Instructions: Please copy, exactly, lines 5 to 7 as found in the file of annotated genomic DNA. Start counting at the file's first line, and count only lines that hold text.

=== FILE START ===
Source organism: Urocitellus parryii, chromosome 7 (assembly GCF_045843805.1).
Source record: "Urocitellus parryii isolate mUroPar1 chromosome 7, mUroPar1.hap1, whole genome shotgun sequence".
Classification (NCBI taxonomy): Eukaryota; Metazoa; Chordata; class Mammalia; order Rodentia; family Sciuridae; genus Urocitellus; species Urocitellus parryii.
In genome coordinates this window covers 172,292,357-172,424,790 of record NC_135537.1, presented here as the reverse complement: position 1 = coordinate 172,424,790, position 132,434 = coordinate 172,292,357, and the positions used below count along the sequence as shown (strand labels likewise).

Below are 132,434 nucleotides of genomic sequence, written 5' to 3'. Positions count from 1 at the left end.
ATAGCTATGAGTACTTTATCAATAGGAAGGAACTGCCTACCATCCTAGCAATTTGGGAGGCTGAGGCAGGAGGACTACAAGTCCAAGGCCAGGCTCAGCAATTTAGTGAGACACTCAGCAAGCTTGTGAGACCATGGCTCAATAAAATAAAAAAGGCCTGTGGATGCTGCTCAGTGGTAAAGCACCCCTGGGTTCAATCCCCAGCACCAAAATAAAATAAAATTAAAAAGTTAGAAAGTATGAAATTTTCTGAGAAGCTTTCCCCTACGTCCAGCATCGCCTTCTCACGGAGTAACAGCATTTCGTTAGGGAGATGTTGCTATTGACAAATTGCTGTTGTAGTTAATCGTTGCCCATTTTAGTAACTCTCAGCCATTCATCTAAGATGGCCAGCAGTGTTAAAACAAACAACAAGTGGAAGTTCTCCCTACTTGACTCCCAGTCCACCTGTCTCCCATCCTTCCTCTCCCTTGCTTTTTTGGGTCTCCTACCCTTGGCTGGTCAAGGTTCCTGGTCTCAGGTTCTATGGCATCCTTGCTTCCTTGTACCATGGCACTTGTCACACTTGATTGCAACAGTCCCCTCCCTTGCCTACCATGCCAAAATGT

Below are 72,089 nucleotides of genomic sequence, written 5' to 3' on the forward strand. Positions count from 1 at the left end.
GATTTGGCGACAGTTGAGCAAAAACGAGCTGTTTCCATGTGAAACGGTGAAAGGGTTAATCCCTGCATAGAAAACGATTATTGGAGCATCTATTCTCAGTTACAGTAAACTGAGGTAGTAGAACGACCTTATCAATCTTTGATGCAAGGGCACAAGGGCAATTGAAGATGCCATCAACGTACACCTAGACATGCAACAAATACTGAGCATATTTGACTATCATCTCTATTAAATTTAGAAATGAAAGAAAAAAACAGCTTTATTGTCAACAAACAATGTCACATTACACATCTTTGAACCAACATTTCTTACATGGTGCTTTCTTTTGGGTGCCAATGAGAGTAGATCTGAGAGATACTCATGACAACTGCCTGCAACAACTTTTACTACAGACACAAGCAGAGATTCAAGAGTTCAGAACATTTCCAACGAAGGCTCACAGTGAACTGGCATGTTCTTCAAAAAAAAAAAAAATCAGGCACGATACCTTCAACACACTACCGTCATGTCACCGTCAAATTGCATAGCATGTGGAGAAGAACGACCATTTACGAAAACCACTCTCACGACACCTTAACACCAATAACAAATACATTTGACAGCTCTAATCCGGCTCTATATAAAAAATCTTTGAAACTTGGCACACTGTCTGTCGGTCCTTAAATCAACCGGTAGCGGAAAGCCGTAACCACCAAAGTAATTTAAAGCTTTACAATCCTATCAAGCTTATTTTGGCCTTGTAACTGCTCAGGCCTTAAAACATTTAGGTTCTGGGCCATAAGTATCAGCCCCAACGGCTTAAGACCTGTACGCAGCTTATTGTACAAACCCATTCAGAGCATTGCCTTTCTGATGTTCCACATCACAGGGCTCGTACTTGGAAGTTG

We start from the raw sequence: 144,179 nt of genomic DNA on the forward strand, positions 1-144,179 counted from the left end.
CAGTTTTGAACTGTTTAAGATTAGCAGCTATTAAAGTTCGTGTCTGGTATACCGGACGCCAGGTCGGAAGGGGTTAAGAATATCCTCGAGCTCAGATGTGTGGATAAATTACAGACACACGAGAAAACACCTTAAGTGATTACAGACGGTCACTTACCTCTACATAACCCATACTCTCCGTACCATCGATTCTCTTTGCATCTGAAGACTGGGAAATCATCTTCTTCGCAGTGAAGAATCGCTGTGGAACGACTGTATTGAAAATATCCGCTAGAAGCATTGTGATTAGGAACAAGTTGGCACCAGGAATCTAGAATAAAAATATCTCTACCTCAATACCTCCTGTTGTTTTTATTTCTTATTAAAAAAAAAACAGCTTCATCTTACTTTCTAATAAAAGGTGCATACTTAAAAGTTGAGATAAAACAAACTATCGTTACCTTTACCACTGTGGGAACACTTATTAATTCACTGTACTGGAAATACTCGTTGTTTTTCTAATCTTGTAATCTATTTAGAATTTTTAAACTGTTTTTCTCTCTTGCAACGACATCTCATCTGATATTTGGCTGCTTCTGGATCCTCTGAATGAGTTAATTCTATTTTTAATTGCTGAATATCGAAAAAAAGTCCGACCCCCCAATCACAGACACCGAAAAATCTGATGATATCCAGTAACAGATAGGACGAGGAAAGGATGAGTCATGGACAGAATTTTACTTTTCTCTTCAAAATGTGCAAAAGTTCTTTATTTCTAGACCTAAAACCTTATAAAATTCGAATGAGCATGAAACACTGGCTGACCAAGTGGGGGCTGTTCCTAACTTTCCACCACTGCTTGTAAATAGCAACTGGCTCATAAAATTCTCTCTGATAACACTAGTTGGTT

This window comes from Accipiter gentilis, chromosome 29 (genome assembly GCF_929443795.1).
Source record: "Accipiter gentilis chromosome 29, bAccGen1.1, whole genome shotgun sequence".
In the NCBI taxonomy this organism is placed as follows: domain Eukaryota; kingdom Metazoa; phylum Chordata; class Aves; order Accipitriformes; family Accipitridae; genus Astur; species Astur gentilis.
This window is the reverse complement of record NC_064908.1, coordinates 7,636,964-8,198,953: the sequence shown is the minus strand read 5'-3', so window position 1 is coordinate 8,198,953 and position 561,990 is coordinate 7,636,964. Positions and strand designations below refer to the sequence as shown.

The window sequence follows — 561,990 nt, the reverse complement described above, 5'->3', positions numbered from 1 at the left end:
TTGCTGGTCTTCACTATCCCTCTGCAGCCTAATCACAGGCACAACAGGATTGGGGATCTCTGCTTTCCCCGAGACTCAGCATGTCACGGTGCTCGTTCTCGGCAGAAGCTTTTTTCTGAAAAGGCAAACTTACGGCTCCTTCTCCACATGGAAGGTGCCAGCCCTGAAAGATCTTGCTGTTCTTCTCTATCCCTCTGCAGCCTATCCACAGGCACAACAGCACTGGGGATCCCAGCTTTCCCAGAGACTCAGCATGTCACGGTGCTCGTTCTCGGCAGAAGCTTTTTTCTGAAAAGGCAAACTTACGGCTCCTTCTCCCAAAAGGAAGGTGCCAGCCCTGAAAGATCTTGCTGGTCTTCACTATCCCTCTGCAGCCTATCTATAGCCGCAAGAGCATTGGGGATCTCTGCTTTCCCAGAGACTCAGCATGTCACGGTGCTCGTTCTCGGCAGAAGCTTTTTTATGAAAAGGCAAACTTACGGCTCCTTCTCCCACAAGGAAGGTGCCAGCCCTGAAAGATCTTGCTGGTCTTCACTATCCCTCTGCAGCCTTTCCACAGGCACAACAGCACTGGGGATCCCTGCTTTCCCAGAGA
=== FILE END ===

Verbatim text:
Below are 132,434 nucleotides of genomic sequence, written 5' to 3'. Positions count from 1 at the left end.
ATAGCTATGAGTACTTTATCAATAGGAAGGAACTGCCTACCATCCTAGCAATTTGGGAGGCTGAGGCAGGAGGACTACAAGTCCAAGGCCAGGCTCAGCAATTTAGTGAGACACTCAGCAAGCTTGTGAGACCATGGCTCAATAAAATAAAAAAGGCCTGTGGATGCTGCTCAGTGGTAAAGCACCCCTGGGTTCAATCCCCAGCACCAAAATAAAATAAAATTAAAAAGTTAGAAAGTATGAAATTTTCTGAGAAGCTTTCCCCTACGTCCAGCATCGCCTTCTCACGGAGTAACAGCATTTCGTTAGGGAGATGTTGCTATTGACAAATTGCTGTTGTAGTTAATCGTTGCCCATTTTAGTAACTCTCAGCCATTCATCTAAGATGGCCAGCAGTGTTAAAACAAACAACAAGTGGAAGTTCTCCCTACTTGACTCCCAGTCCACCTGTCTCCCATCCTTCCTCTCCCTTGCTTTTTTGGGTCTCCTACCCTTGGCTGGTCAAGGTTCCTGGTCTCAGGTTCTATGGCATCCTTGCTTCCTTGTACCATGGCACTTGTCACACTTGATTGCAACAGTCCCCTCCCTTGCCTACCATGCCAAAATGT

Below are 72,089 nucleotides of genomic sequence, written 5' to 3' on the forward strand. Positions count from 1 at the left end.